By Atty. Eufronio Fallarme
Situated east of Oriental Mindoro, southwest of Marinduque and north of Romblon is an Island commonly called SIBALE, one of the Island municipalities of Romblon. Originally, it was under the province of Mindoro. Romblon and its neighboring islands were then under the province of Capiz, now Roxas Province. When Romblon was created as a regular province, Sibale was annexed to the new province to comply with population requirements in creating a province.
On the map, the island looks like an irregularly shaped starfish. The topography is more of a rolling hills covered with coconut trees. Its highest mountain is called BANDIRAHAN. From its peak, one could see the panoramic view of the surrounding island.
During the Spanish era, it was used as the observation outpost for marauding moro pirates. When a Moro vinta is cited, a flag is hoisted to warn the people of the incoming pirates giving the women and children time to hide while the men prepares to fight the intruders. Hence the name BANDIRAHAN. Likewise, during the Second World War, it was used by the guerilla as an observation post to monitor the movements of the Japanese war ships.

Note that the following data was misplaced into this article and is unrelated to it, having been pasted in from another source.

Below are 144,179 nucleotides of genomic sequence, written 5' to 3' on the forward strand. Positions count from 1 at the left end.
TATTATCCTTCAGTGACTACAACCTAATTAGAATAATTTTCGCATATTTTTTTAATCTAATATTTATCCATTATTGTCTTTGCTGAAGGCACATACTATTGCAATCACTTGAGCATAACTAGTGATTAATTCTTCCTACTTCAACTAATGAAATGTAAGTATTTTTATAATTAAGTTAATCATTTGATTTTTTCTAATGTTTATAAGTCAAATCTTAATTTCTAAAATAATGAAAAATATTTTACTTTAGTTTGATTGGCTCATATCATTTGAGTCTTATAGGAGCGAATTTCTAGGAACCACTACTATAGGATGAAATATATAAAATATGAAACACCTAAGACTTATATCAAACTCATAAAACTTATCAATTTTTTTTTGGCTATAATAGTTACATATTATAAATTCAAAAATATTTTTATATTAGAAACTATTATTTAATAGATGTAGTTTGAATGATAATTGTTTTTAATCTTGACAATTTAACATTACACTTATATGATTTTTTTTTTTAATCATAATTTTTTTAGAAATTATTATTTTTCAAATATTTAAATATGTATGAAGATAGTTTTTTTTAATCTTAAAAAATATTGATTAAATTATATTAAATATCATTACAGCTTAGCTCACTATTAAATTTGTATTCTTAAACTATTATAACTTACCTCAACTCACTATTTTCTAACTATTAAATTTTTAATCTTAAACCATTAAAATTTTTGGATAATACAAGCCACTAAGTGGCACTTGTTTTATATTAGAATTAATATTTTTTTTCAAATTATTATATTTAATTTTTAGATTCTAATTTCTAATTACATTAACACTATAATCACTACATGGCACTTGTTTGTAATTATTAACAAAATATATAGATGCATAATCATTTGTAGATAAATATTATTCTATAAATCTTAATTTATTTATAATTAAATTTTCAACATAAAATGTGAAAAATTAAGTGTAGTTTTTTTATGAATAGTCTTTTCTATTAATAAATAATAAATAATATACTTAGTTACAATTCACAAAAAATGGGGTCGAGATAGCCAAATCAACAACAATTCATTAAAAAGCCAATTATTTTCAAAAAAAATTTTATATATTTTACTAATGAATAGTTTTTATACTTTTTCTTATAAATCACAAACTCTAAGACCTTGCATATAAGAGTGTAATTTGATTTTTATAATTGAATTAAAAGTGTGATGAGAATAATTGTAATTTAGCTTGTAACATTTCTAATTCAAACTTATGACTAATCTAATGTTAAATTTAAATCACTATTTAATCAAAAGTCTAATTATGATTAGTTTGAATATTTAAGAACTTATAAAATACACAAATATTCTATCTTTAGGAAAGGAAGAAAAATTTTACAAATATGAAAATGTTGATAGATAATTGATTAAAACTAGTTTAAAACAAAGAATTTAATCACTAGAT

It has three unique and distinctive names, namely:MAESTRE DE CAMPO, CONCEPCION AND SIBALE.
According to legends, they were acquired as follows;
MAESTRE DE CAMPO
This is the official name of the island. During the Spanish era, a galleon entered the bay to seek shelter from the turbulent weather. One of the officers asked a native of the name of the place. The native replied: “it is KAMPO”, meaning, a place where many people live together. Looking at the surrounding areas, the officer asked the name of the corn plants that grew abundantly. The native again replied, “The are called MAIZE TREE”, the main staple crop of the inhabitants. Since there are many settlements all named KAMPO, the Spaniard told the native that the name of the place should be MAESTRE DE CAMPO (camp of corn). The native then spread the news of the new name given by the Spaniard.